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Letter from Las Vegas: It's McGregor's world - and the rest of us are just waiting for him

Niall Kelly was at Wednesday’s open workouts in the MGM Grand – waiting, like everybody else.

Fans at today's event Fans wait for Conor McGregor at the UFC 196 open workouts Source: Raymond Spencer/INPHO

– Niall Kelly reports from Las Vegas

“LOOK AT THESE guys! I have friends who won’t wait for me if I’m five minutes late,” one journalist remarked as the clock edged towards 3.30pm, nearly a full hour after Conor McGregor’s scheduled arrival time.

The packed room at the MGM Grand was still every bit as full as it had been when the open workouts started two-and-a-half hours earlier. For many, just queuing to get in to the Jabbawockeez Theatre was a mission which had taken up most of their morning.

Needless to say, nobody was leaving yet.

Waiting for McGregor is a part of life now for everyone who moves within his sphere, be it officials, organisers, media or fans. It is one of the first rules of engagement when it comes to dealing with the UFC featherweight champion.

L. Jon Wertheim had to wait for him and, as the Sports Illustrated writer noted in the intro to his recent cover story, that power to compel people to willingly hang around is the acid test of celebrity.

In McGregor’s case, these are often the same people who are first to dig deep for merchandise, pay-per-views, travel expenses, tickets. Their patience is much more indicative of his star status than the taxi driver who, zipping from McCarran Airport to the Las Vegas strip late on Tuesday night, commented unprompted: “You’re from Ireland? You guys have a great fighter” — a quick and easy crowd-pleaser honed for the airport run.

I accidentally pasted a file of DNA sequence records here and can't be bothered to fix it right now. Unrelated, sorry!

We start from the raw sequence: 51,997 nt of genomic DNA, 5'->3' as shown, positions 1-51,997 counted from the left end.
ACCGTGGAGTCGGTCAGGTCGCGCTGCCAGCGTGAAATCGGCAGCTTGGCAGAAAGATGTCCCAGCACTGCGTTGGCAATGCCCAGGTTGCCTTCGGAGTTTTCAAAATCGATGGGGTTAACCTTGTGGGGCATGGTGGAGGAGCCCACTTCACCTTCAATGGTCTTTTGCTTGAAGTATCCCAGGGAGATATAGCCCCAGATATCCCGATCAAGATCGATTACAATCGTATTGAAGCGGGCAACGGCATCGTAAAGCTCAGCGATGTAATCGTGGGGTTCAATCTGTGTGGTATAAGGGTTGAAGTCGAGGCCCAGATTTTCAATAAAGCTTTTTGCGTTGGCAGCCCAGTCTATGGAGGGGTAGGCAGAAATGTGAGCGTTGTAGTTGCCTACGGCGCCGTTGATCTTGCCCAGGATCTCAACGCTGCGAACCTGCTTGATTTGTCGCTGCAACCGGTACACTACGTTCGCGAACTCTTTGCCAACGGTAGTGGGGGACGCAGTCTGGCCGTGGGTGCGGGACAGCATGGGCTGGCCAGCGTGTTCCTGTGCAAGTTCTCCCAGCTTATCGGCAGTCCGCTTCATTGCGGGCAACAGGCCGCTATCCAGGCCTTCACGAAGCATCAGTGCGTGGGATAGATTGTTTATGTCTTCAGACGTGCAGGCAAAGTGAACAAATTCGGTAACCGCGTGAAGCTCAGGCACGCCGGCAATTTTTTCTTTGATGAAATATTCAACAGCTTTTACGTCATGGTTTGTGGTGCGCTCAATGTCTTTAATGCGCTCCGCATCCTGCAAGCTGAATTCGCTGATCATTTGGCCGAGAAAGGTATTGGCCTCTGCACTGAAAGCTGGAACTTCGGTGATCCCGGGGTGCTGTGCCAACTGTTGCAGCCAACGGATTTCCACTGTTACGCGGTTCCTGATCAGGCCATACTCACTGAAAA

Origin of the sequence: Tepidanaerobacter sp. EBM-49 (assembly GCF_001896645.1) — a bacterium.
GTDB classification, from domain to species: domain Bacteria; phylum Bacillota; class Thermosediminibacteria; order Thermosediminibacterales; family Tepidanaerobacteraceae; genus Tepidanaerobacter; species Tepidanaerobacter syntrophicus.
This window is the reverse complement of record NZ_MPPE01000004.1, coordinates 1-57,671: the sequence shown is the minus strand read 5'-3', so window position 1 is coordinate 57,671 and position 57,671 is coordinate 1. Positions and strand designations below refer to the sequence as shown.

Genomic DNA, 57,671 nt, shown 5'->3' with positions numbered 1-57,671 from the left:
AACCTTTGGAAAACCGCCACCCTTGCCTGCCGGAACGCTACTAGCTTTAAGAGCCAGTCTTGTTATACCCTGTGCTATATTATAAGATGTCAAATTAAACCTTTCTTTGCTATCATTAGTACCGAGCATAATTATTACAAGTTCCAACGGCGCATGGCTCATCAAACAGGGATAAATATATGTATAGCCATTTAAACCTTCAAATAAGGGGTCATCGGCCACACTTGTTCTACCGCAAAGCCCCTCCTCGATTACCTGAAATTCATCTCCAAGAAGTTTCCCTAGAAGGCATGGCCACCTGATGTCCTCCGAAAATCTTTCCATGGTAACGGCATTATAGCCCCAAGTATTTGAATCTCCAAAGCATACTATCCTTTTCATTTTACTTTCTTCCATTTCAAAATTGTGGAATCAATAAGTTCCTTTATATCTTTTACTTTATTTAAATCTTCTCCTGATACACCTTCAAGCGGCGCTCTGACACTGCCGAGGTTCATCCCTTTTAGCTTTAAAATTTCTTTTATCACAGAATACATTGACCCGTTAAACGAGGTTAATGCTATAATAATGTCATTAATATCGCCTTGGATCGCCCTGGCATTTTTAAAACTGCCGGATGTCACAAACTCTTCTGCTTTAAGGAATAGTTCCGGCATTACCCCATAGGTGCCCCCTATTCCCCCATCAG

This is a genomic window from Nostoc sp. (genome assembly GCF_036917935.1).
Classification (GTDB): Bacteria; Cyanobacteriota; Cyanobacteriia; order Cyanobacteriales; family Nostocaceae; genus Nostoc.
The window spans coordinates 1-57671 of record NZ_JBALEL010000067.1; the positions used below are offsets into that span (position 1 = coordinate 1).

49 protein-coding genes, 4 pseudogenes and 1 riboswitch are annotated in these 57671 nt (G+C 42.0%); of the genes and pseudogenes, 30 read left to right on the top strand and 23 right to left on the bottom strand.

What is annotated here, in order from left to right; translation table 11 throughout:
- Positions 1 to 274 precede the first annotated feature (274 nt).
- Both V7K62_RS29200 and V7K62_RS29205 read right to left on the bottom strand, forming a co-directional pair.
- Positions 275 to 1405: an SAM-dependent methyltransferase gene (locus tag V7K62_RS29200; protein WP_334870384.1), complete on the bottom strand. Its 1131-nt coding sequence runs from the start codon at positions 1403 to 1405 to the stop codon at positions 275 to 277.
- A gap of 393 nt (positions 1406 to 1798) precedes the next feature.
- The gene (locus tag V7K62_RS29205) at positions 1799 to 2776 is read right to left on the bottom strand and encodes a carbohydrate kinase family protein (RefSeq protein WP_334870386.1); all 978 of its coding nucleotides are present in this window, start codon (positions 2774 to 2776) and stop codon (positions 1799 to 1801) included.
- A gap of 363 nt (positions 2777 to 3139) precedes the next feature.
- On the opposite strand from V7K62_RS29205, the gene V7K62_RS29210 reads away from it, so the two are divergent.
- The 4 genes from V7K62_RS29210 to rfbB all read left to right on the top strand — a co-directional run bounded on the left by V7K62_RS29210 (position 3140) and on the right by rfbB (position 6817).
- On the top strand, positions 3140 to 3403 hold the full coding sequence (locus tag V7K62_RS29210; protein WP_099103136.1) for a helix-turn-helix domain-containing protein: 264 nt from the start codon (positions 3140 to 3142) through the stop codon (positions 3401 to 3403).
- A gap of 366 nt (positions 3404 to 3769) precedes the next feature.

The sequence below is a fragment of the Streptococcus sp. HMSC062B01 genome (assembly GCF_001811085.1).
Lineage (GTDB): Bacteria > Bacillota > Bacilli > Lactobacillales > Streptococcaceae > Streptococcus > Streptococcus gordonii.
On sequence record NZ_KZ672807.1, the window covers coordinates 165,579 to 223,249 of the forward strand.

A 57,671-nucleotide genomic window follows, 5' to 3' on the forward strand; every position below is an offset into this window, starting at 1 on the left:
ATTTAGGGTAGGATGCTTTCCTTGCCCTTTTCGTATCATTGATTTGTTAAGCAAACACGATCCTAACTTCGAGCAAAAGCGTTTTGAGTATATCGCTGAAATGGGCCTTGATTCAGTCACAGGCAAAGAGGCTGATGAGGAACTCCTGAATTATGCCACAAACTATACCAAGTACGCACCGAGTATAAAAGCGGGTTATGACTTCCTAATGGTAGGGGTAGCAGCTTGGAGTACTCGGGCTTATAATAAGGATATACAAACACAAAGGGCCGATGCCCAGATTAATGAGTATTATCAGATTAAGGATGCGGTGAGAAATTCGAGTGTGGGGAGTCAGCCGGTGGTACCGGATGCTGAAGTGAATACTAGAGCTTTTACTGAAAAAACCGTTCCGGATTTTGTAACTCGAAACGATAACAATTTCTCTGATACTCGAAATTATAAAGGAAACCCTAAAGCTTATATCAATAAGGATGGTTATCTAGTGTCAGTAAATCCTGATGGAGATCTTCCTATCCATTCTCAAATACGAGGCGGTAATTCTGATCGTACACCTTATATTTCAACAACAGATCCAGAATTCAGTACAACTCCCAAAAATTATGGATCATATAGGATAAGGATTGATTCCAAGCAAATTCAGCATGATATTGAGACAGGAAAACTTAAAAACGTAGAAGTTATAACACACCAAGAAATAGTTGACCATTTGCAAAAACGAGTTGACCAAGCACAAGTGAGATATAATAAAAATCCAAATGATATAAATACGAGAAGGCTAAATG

A fan at today's event Source: Raymond Spencer/INPHO

Here’s another unwritten rule of life in McGregorland: every event is his event, no matter who else might be sharing the stage.

That was apparent from the moment his opponent at UFC 196 this Saturday, Nate Diaz, first appeared and was greeted by a chorus of boos.

Diaz’s response? His trademark one-fingered salute, though the edge was taken off by a knowingly playful grin.

Support in the UFC has never really been organised along the partisan lines of nationality but when you’re up against McGregor, there is no such thing as home advantage.

The Irish accents were dotted around the room, and you can be sure that their number will increase steadily between now and fight night.

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But for every fan who had made the transatlantic trip, there were another two or three Americans who were just as proud to be wearing McGregor’s replica Reebok shirt or runners (or both), or a Dethrone t-shirt featuring his image, or brandishing a tricolour.

Conor McGregor with Owen Roddy McGregor works out with striking coach Owen Roddy. Source: Raymond Spencer/INPHO

That’s not to say that every person in the room was there to see him. Diaz, women’s bantamweight champion Holly Holm, and her challenger Miesha Tate all had their fans, particuarly Holm who broke away from her workout to pull a young girl from the crowd and teach her some dance moves.

“Conor’s an exciting fighter, I don’t see why he wouldn’t be main event,” she said knowingly when asked if she was disappointed that her first title defence was not topping  the bill.

“It’s no big deal to me.”

When McGregor finally arrived, he didn’t disappoint — working out for longer than the other fighters; spending more time answering media questions than the other fighters; signing more autographs and posing for more selfies than the other fighters.

Something for everybody.

“The fans’ support has been absolutely insane and I’m forever grateful,” he said.

A lot of these other champions, a lot of these other people, they get an opportunity to leave a whole event and leave fans who have been queuing up for months to get tickets and support the event, and then they just pull off the card and don’t give a shit. They don’t care about the fans.

And what about missing out on dos Anjos and a shot at history by becoming the first man to simultaneously hold two UFC titles?

“I’m here for a fight and a cheque and that’s it. Fuck the belt.”

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Saturday could spell the beginning of the end for Conor McGregor’s time as a featherweight

About the author:

Niall Kelly

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